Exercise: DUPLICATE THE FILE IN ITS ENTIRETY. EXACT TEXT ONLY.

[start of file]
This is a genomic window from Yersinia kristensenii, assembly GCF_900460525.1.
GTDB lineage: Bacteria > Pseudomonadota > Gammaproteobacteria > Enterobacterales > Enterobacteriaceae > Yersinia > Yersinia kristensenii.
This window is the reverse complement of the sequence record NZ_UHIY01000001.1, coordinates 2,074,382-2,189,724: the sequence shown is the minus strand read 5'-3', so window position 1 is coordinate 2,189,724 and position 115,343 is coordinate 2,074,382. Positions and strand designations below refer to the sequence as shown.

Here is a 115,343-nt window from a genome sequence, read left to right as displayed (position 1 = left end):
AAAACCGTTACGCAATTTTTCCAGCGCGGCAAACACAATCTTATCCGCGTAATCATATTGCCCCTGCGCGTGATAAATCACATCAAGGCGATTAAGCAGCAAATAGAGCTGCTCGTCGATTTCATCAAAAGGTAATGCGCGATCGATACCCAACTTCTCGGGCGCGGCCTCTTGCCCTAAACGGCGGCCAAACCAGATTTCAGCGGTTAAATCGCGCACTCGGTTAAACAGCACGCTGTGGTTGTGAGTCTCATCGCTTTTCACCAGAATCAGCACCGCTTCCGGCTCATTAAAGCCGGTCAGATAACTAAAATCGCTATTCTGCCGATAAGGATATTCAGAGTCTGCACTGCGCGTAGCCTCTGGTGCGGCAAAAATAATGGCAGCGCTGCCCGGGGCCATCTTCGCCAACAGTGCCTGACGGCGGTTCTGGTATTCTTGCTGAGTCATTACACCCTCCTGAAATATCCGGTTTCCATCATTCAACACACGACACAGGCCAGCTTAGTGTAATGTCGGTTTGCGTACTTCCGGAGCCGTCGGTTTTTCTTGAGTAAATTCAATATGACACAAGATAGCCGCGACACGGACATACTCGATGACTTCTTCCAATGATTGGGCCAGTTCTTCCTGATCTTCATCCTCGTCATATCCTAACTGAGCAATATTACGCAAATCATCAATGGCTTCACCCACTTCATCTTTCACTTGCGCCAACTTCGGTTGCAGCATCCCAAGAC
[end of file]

This is a genomic window from Yersinia kristensenii, assembly GCF_900460525.1.
GTDB lineage: Bacteria > Pseudomonadota > Gammaproteobacteria > Enterobacterales > Enterobacteriaceae > Yersinia > Yersinia kristensenii.
This window is the reverse complement of the sequence record NZ_UHIY01000001.1, coordinates 2,074,382-2,189,724: the sequence shown is the minus strand read 5'-3', so window position 1 is coordinate 2,189,724 and position 115,343 is coordinate 2,074,382. Positions and strand designations below refer to the sequence as shown.

Here is a 115,343-nt window from a genome sequence, read left to right as displayed (position 1 = left end):
AAAACCGTTACGCAATTTTTCCAGCGCGGCAAACACAATCTTATCCGCGTAATCATATTGCCCCTGCGCGTGATAAATCACATCAAGGCGATTAAGCAGCAAATAGAGCTGCTCGTCGATTTCATCAAAAGGTAATGCGCGATCGATACCCAACTTCTCGGGCGCGGCCTCTTGCCCTAAACGGCGGCCAAACCAGATTTCAGCGGTTAAATCGCGCACTCGGTTAAACAGCACGCTGTGGTTGTGAGTCTCATCGCTTTTCACCAGAATCAGCACCGCTTCCGGCTCATTAAAGCCGGTCAGATAACTAAAATCGCTATTCTGCCGATAAGGATATTCAGAGTCTGCACTGCGCGTAGCCTCTGGTGCGGCAAAAATAATGGCAGCGCTGCCCGGGGCCATCTTCGCCAACAGTGCCTGACGGCGGTTCTGGTATTCTTGCTGAGTCATTACACCCTCCTGAAATATCCGGTTTCCATCATTCAACACACGACACAGGCCAGCTTAGTGTAATGTCGGTTTGCGTACTTCCGGAGCCGTCGGTTTTTCTTGAGTAAATTCAATATGACACAAGATAGCCGCGACACGGACATACTCGATGACTTCTTCCAATGATTGGGCCAGTTCTTCCTGATCTTCATCCTCGTCATATCCTAACTGAGCAATATTACGCAAATCATCAATGGCTTCACCCACTTCATCTTTCACTTGCGCCAACTTCGGTTGCAGCATCCCAAGAC